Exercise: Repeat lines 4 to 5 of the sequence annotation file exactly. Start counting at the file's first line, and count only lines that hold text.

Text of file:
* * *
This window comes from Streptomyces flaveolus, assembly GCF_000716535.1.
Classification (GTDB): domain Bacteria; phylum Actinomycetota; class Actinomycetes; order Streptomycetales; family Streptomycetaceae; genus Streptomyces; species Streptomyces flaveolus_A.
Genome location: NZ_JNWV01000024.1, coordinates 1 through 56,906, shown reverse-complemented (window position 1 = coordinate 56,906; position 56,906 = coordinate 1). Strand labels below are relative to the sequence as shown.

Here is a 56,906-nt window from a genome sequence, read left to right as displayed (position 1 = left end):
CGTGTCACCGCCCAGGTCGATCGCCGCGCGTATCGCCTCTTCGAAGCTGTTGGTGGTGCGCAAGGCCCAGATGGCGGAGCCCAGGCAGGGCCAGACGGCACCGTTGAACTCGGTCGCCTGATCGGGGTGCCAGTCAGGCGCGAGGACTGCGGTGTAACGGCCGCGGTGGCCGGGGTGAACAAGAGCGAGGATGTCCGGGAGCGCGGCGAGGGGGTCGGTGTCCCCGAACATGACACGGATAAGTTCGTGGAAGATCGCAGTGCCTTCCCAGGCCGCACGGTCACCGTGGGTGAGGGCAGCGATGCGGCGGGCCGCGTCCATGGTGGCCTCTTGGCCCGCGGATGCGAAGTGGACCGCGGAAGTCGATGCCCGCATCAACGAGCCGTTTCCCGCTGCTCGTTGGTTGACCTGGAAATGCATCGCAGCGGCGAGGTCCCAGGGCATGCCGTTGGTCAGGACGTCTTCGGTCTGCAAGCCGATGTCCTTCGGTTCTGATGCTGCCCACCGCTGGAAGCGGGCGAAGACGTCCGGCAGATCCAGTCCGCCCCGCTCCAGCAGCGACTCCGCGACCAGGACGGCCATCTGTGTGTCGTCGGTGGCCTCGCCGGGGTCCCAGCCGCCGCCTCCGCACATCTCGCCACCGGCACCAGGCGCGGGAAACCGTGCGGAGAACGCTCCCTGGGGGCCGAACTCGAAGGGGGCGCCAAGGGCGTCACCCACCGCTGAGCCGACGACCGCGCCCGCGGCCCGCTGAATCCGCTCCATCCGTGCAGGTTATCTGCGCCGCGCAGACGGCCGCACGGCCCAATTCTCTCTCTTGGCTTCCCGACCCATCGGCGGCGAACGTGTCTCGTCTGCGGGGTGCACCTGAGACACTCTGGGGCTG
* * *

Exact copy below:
Here is a 56,906-nt window from a genome sequence, read left to right as displayed (position 1 = left end):
CGTGTCACCGCCCAGGTCGATCGCCGCGCGTATCGCCTCTTCGAAGCTGTTGGTGGTGCGCAAGGCCCAGATGGCGGAGCCCAGGCAGGGCCAGACGGCACCGTTGAACTCGGTCGCCTGATCGGGGTGCCAGTCAGGCGCGAGGACTGCGGTGTAACGGCCGCGGTGGCCGGGGTGAACAAGAGCGAGGATGTCCGGGAGCGCGGCGAGGGGGTCGGTGTCCCCGAACATGACACGGATAAGTTCGTGGAAGATCGCAGTGCCTTCCCAGGCCGCACGGTCACCGTGGGTGAGGGCAGCGATGCGGCGGGCCGCGTCCATGGTGGCCTCTTGGCCCGCGGATGCGAAGTGGACCGCGGAAGTCGATGCCCGCATCAACGAGCCGTTTCCCGCTGCTCGTTGGTTGACCTGGAAATGCATCGCAGCGGCGAGGTCCCAGGGCATGCCGTTGGTCAGGACGTCTTCGGTCTGCAAGCCGATGTCCTTCGGTTCTGATGCTGCCCACCGCTGGAAGCGGGCGAAGACGTCCGGCAGATCCAGTCCGCCCCGCTCCAGCAGCGACTCCGCGACCAGGACGGCCATCTGTGTGTCGTCGGTGGCCTCGCCGGGGTCCCAGCCGCCGCCTCCGCACATCTCGCCACCGGCACCAGGCGCGGGAAACCGTGCGGAGAACGCTCCCTGGGGGCCGAACTCGAAGGGGGCGCCAAGGGCGTCACCCACCGCTGAGCCGACGACCGCGCCCGCGGCCCGCTGAATCCGCTCCATCCGTGCAGGTTATCTGCGCCGCGCAGACGGCCGCACGGCCCAATTCTCTCTCTTGGCTTCCCGACCCATCGGCGGCGAACGTGTCTCGTCTGCGGGGTGCACCTGAGACACTCTGGGGCTG